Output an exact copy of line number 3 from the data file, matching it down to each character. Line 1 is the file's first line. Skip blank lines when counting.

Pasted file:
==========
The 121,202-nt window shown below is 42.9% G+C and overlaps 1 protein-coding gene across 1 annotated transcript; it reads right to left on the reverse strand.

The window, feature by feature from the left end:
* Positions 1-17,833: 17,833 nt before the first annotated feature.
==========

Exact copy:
* Positions 1-17,833: 17,833 nt before the first annotated feature.